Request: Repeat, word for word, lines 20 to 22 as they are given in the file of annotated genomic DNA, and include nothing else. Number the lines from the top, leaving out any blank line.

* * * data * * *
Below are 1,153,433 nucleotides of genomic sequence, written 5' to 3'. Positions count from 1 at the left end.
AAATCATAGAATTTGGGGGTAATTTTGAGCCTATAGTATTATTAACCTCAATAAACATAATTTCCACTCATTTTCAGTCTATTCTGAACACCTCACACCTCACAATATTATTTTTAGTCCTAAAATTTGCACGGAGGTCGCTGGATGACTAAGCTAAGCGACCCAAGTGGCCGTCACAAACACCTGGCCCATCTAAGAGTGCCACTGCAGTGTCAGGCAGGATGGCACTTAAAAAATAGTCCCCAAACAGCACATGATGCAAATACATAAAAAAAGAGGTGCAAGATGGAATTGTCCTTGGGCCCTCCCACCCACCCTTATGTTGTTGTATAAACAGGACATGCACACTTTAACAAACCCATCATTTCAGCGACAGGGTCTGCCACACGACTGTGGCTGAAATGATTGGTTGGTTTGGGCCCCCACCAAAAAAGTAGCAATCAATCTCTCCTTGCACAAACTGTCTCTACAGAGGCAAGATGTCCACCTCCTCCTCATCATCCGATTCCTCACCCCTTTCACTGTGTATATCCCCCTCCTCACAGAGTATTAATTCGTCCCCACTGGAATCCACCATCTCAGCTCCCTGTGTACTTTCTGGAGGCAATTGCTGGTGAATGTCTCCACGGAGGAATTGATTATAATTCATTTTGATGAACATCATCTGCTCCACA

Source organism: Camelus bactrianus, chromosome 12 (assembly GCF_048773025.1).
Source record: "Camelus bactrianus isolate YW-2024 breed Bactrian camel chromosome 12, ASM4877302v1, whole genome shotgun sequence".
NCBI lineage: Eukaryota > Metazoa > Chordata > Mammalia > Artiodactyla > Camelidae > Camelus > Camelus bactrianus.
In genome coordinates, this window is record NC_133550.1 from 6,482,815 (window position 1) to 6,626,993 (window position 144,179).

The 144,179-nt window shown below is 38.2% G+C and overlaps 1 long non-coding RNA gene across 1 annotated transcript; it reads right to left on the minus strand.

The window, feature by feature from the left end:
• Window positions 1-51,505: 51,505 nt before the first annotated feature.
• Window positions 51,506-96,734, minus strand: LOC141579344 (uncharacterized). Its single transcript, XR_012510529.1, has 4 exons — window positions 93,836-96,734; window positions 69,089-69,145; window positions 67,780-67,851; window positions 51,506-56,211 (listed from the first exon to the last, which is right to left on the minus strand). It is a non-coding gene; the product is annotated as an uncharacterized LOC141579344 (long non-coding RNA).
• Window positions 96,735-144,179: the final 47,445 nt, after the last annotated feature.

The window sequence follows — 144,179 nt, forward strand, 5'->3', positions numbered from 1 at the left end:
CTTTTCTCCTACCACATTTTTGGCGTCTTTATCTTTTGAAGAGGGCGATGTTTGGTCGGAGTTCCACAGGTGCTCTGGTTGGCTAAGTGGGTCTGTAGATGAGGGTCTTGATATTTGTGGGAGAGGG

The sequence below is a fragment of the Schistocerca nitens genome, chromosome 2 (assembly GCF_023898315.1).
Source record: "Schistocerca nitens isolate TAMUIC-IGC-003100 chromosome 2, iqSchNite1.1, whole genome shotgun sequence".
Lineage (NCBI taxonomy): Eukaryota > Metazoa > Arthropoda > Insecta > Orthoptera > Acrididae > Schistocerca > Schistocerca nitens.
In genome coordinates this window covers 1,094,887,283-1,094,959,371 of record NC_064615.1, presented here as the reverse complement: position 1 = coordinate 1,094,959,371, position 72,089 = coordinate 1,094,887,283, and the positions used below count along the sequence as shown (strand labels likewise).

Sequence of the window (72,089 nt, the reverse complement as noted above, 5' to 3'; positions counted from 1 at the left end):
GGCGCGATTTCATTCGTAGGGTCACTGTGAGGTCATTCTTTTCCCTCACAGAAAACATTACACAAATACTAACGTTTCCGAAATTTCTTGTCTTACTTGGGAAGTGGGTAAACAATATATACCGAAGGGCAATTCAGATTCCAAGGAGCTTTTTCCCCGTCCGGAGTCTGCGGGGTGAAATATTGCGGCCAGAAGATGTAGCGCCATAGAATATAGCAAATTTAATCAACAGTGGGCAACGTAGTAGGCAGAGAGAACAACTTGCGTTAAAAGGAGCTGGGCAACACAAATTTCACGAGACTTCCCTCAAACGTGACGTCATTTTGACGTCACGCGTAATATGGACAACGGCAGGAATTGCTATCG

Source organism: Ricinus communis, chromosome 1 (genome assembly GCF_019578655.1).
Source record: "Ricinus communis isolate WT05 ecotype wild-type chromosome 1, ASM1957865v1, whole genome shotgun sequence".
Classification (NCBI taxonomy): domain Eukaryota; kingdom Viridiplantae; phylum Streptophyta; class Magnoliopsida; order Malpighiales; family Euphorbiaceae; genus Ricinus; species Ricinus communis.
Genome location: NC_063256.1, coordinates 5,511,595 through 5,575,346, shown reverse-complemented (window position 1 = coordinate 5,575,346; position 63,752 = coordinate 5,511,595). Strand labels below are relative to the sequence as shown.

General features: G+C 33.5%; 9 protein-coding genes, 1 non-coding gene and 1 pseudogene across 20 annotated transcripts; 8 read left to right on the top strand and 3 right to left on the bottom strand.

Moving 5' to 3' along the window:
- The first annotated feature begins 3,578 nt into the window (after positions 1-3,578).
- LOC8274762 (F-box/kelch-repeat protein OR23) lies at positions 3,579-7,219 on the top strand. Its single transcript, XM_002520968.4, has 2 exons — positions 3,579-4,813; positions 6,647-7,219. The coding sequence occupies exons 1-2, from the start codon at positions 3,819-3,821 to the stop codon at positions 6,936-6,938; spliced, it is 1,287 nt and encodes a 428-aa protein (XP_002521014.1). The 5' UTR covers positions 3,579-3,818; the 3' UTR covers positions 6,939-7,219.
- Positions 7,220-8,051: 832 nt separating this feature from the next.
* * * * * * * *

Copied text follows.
Source organism: Ricinus communis, chromosome 1 (genome assembly GCF_019578655.1).
Source record: "Ricinus communis isolate WT05 ecotype wild-type chromosome 1, ASM1957865v1, whole genome shotgun sequence".
Classification (NCBI taxonomy): domain Eukaryota; kingdom Viridiplantae; phylum Streptophyta; class Magnoliopsida; order Malpighiales; family Euphorbiaceae; genus Ricinus; species Ricinus communis.